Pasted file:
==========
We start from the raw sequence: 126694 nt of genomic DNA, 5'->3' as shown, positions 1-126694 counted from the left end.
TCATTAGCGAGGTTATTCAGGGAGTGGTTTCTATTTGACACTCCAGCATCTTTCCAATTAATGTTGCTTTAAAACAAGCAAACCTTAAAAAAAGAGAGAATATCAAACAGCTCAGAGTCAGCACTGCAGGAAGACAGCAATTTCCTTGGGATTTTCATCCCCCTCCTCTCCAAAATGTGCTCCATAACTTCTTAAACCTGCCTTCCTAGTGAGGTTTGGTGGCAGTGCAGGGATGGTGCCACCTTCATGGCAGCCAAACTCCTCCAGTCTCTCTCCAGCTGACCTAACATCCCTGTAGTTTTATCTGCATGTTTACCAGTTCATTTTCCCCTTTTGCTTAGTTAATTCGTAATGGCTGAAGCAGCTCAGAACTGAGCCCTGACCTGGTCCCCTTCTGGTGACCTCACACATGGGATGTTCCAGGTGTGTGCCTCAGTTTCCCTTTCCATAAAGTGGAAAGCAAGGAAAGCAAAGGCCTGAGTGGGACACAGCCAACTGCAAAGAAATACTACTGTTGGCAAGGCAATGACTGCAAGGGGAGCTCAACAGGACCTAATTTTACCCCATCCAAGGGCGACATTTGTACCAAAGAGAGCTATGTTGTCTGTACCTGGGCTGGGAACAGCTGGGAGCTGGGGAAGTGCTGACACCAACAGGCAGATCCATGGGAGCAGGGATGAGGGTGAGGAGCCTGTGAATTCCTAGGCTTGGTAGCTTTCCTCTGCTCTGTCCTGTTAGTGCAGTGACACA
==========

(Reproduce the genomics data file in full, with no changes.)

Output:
We start from the raw sequence: 126694 nt of genomic DNA, 5'->3' as shown, positions 1-126694 counted from the left end.
TCATTAGCGAGGTTATTCAGGGAGTGGTTTCTATTTGACACTCCAGCATCTTTCCAATTAATGTTGCTTTAAAACAAGCAAACCTTAAAAAAAGAGAGAATATCAAACAGCTCAGAGTCAGCACTGCAGGAAGACAGCAATTTCCTTGGGATTTTCATCCCCCTCCTCTCCAAAATGTGCTCCATAACTTCTTAAACCTGCCTTCCTAGTGAGGTTTGGTGGCAGTGCAGGGATGGTGCCACCTTCATGGCAGCCAAACTCCTCCAGTCTCTCTCCAGCTGACCTAACATCCCTGTAGTTTTATCTGCATGTTTACCAGTTCATTTTCCCCTTTTGCTTAGTTAATTCGTAATGGCTGAAGCAGCTCAGAACTGAGCCCTGACCTGGTCCCCTTCTGGTGACCTCACACATGGGATGTTCCAGGTGTGTGCCTCAGTTTCCCTTTCCATAAAGTGGAAAGCAAGGAAAGCAAAGGCCTGAGTGGGACACAGCCAACTGCAAAGAAATACTACTGTTGGCAAGGCAATGACTGCAAGGGGAGCTCAACAGGACCTAATTTTACCCCATCCAAGGGCGACATTTGTACCAAAGAGAGCTATGTTGTCTGTACCTGGGCTGGGAACAGCTGGGAGCTGGGGAAGTGCTGACACCAACAGGCAGATCCATGGGAGCAGGGATGAGGGTGAGGAGCCTGTGAATTCCTAGGCTTGGTAGCTTTCCTCTGCTCTGTCCTGTTAGTGCAGTGACACA